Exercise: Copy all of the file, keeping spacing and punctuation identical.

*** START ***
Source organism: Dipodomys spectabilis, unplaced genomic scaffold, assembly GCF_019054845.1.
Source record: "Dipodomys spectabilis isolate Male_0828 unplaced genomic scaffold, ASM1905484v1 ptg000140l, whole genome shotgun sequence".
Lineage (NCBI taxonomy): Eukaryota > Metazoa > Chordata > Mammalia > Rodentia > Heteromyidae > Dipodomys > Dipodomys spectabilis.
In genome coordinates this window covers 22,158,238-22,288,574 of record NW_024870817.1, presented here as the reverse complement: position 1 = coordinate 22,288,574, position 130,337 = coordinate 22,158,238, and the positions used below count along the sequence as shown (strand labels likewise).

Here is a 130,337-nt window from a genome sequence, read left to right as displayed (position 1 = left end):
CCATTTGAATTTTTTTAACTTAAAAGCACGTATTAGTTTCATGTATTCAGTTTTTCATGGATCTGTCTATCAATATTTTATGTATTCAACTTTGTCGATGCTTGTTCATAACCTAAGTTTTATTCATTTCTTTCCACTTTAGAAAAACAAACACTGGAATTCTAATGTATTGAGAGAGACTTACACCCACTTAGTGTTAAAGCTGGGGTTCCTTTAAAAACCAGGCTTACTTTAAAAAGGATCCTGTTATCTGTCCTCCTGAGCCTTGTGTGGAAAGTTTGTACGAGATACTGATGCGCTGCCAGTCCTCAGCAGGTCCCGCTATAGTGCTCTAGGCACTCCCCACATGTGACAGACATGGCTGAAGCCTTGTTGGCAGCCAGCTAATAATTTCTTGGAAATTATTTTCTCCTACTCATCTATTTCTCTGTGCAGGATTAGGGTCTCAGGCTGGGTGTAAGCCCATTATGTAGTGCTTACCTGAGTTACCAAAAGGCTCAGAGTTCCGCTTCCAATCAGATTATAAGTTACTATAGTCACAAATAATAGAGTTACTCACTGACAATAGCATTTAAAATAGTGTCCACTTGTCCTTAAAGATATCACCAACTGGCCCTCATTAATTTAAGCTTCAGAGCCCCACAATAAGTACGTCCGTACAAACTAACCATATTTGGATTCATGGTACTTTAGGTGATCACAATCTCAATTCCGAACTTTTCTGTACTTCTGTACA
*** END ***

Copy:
Source organism: Dipodomys spectabilis, unplaced genomic scaffold, assembly GCF_019054845.1.
Source record: "Dipodomys spectabilis isolate Male_0828 unplaced genomic scaffold, ASM1905484v1 ptg000140l, whole genome shotgun sequence".
Lineage (NCBI taxonomy): Eukaryota > Metazoa > Chordata > Mammalia > Rodentia > Heteromyidae > Dipodomys > Dipodomys spectabilis.
In genome coordinates this window covers 22,158,238-22,288,574 of record NW_024870817.1, presented here as the reverse complement: position 1 = coordinate 22,288,574, position 130,337 = coordinate 22,158,238, and the positions used below count along the sequence as shown (strand labels likewise).

Here is a 130,337-nt window from a genome sequence, read left to right as displayed (position 1 = left end):
CCATTTGAATTTTTTTAACTTAAAAGCACGTATTAGTTTCATGTATTCAGTTTTTCATGGATCTGTCTATCAATATTTTATGTATTCAACTTTGTCGATGCTTGTTCATAACCTAAGTTTTATTCATTTCTTTCCACTTTAGAAAAACAAACACTGGAATTCTAATGTATTGAGAGAGACTTACACCCACTTAGTGTTAAAGCTGGGGTTCCTTTAAAAACCAGGCTTACTTTAAAAAGGATCCTGTTATCTGTCCTCCTGAGCCTTGTGTGGAAAGTTTGTACGAGATACTGATGCGCTGCCAGTCCTCAGCAGGTCCCGCTATAGTGCTCTAGGCACTCCCCACATGTGACAGACATGGCTGAAGCCTTGTTGGCAGCCAGCTAATAATTTCTTGGAAATTATTTTCTCCTACTCATCTATTTCTCTGTGCAGGATTAGGGTCTCAGGCTGGGTGTAAGCCCATTATGTAGTGCTTACCTGAGTTACCAAAAGGCTCAGAGTTCCGCTTCCAATCAGATTATAAGTTACTATAGTCACAAATAATAGAGTTACTCACTGACAATAGCATTTAAAATAGTGTCCACTTGTCCTTAAAGATATCACCAACTGGCCCTCATTAATTTAAGCTTCAGAGCCCCACAATAAGTACGTCCGTACAAACTAACCATATTTGGATTCATGGTACTTTAGGTGATCACAATCTCAATTCCGAACTTTTCTGTACTTCTGTACA